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This Day In History, 1964: Beatles

BEATLES ARRIVE IN NEW YORK:
February 7, 1964

On February 7, 1964, Pan Am Yankee Clipper flight 101 from London Heathrow lands at New York's Kennedy Airport--and "Beatlemania" arrives. It was the first visit to the United States by the Beatles, a British rock-and-roll quartet that had just scored its first No. 1 U.S. hit six days before with "I Want to Hold Your Hand." At Kennedy, the "Fab Four"--dressed in mod suits and sporting their trademark pudding bowl haircuts--were greeted by 3,000 screaming fans who caused a near riot when the boys stepped off their plane and onto American soil.

Two days later, Paul McCartney, age 21, Ringo Starr, 23, John Lennon, 23, and George Harrison, 20, made their first appearance on the Ed Sullivan Show, a popular television variety show. Although it was difficult to hear the performance over the screams of teenage girls in the studio audience, an estimated 73 million U.S. television viewers, or about 40 percent of the U.S. population, tuned in to watch. Sullivan immediately booked the Beatles for two more appearances that month. The group made their first public concert appearance in the United States on February 11 at the Coliseum in Washington, D.C., and 20,000 fans attended. The next day, they gave two back-to-back performances at New York's Carnegie Hall, and police were forced to close off the streets around the venerable music hall because of fan hysteria. On February 22, the Beatles returned to England.

The Beatles' first American tour left a major imprint in the nation's cultural memory. With American youth poised to break away from the culturally rigid landscape of the 1950s, the Beatles, with their exuberant music and good-natured rebellion, were the perfect catalyst for the shift. Their singles and albums sold millions of records, and at one point in April 1964 all five best-selling U.S. singles were Beatles songs. By the time the Beatles first feature-film, A Hard Day's Night, was released in August, Beatlemania was epidemic the world over. Later that month, the four boys from Liverpool returned to the United States for their second tour and played to sold-out arenas across the country.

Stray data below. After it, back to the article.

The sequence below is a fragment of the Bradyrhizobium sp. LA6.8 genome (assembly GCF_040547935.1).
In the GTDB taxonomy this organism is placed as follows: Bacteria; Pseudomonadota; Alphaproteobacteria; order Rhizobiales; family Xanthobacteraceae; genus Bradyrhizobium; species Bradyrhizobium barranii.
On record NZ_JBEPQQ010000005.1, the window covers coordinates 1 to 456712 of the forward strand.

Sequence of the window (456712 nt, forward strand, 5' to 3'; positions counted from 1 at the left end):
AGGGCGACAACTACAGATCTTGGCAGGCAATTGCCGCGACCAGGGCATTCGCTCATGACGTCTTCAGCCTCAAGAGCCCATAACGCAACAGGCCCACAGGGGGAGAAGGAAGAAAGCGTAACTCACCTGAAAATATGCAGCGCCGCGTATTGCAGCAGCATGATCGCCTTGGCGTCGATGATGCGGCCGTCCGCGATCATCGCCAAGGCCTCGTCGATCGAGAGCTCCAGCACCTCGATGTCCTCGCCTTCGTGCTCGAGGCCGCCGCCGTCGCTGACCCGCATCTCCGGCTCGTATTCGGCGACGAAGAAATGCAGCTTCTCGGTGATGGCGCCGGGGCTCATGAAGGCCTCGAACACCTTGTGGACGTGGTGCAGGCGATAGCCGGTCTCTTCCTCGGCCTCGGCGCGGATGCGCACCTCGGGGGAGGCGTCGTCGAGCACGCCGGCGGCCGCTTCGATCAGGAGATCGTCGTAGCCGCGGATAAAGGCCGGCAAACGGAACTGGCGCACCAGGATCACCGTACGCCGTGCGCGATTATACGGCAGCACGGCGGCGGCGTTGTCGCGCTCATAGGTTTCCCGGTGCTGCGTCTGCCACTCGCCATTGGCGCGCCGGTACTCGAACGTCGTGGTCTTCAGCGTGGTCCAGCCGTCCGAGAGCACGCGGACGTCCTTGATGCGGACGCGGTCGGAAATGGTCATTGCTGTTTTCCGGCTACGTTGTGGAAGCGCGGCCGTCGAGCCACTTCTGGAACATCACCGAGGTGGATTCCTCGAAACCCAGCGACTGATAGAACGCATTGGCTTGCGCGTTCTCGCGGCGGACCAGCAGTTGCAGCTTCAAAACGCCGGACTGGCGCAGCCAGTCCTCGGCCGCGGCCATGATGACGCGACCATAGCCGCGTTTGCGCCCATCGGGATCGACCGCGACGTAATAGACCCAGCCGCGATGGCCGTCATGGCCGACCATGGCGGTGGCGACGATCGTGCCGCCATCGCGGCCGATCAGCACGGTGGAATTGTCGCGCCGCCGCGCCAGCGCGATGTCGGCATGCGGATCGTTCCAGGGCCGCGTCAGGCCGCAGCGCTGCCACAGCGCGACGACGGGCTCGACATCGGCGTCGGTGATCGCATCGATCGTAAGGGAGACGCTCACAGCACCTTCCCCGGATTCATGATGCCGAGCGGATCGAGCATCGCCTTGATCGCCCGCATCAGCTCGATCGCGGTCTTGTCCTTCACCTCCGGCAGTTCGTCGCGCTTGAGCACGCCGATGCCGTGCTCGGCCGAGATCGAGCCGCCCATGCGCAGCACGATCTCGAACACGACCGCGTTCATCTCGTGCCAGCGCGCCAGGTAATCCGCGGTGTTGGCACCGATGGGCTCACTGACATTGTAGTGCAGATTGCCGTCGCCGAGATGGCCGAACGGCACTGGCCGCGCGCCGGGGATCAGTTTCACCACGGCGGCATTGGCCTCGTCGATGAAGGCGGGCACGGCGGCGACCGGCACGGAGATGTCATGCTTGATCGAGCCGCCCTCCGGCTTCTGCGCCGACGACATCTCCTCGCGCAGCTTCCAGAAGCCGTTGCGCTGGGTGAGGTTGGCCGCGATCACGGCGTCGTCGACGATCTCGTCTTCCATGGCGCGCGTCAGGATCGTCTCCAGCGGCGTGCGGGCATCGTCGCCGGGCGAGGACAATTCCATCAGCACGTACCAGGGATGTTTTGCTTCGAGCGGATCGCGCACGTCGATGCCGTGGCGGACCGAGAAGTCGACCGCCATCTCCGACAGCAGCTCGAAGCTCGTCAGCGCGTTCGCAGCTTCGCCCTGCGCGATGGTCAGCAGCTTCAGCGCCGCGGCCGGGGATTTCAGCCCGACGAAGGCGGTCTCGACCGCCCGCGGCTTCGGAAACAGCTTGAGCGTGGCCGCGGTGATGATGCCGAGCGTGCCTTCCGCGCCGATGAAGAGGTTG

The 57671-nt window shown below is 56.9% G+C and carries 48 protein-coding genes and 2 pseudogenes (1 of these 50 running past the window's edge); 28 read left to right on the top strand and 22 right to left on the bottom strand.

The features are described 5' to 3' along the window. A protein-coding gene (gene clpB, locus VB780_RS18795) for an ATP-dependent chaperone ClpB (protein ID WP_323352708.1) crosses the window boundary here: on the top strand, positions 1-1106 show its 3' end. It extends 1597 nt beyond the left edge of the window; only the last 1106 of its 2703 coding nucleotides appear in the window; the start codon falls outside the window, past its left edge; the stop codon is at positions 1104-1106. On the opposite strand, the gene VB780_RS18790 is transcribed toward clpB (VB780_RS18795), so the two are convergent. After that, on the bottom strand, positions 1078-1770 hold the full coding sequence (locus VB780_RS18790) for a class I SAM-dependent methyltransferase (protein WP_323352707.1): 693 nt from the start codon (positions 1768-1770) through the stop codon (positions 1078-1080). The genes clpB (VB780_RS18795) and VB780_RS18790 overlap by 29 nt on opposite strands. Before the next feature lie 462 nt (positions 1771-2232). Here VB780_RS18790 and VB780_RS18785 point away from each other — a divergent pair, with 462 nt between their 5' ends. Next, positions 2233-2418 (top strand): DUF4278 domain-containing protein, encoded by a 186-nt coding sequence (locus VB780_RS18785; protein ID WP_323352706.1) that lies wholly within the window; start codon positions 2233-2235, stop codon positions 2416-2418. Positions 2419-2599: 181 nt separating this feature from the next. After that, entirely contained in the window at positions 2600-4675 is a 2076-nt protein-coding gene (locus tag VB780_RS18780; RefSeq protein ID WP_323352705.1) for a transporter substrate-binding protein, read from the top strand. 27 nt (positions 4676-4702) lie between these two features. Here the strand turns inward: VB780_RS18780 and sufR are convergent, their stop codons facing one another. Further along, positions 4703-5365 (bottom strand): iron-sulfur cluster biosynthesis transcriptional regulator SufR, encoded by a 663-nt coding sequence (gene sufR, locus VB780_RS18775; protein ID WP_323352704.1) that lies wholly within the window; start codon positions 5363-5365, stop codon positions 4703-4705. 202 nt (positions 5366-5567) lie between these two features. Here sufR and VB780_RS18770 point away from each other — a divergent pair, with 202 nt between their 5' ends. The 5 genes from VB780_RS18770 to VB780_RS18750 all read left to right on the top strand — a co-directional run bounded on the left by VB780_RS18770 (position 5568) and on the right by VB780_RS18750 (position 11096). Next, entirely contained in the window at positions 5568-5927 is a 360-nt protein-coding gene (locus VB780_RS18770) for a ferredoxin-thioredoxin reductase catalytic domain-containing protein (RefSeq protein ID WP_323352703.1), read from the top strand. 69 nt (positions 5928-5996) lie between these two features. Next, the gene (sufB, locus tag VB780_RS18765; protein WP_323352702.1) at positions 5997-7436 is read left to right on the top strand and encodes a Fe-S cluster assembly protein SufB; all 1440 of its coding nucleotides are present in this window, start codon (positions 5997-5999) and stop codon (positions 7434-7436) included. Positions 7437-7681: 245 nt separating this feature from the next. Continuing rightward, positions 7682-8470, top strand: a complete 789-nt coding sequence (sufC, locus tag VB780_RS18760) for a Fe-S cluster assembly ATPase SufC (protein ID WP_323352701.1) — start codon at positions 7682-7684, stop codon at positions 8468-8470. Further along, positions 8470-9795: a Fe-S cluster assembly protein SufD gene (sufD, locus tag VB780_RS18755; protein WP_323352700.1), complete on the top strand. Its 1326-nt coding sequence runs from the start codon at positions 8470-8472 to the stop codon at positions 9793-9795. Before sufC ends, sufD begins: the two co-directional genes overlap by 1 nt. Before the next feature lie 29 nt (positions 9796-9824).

Later, the Beatles gave up touring to concentrate on their innovative studio recordings, such as 1967's St. Pepper's Lonely Heart's Club Band, a psychedelic concept album that is regarded as a masterpiece of popular music. The Beatles' music remained relevant to youth throughout the great cultural shifts of the 1960s, and critics of all ages acknowledged the songwriting genius of the Lennon-McCartney team. In 1970, the Beatles disbanded, leaving a legacy of 18 albums and 30 Top 10 U.S. singles.

During the next decade, all four Beatles pursued solo careers, with varying success. Lennon, the most outspoken and controversial Beatle, was shot to death by a deranged fan outside his New York apartment building in 1980. McCartney was knighted by Queen Elizabeth II in 1997 for his contribution to British culture.


(cf http://www.historychannel.com/tdih)

Personal note: One of the things I found noteworthy about last night's Superbowl half time show was that they asked Sir Paul McCartney to perform out of the desire to restore respect and dignity to the show. Anyone who lived through the arrival of the Beatles in 1964 can tell you how the establishment looked askance upon them, some people even condeming them as a bad influence on the nation's youth. Look how far we've come...
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Comments

I just finished reading "Ticket to Ride: Inside the Beatles' 1964 & 1965 Tours That Changed the World", by Larry Kane. It's in my pile of books to review (along with "Blink"), but it's a good account of this time in history.
Is it that we've come all this way, or that the guy (meaning McCartney) is forty years older as well?! For us to have "progressed," I think we should have invited the Beatles' latter-day counterpart...oh wait, that's what we thought we were doing last year with Justin Timberlake wasn't it...

;)
From the infamous collegehumor.com:

The halftime show will offer few surprises. The NFL just axed Latino rock sensations Los Lonely Boys because their drummer was caught carrying a joint. Instead, we’re being treated to convicted international drug smuggler Paul McCartney, the man responsible for Wings. Because in America’s heartland, it’s not your crimes that matter; it’s whether or not you’re white.

I thought that was a pretty good one.
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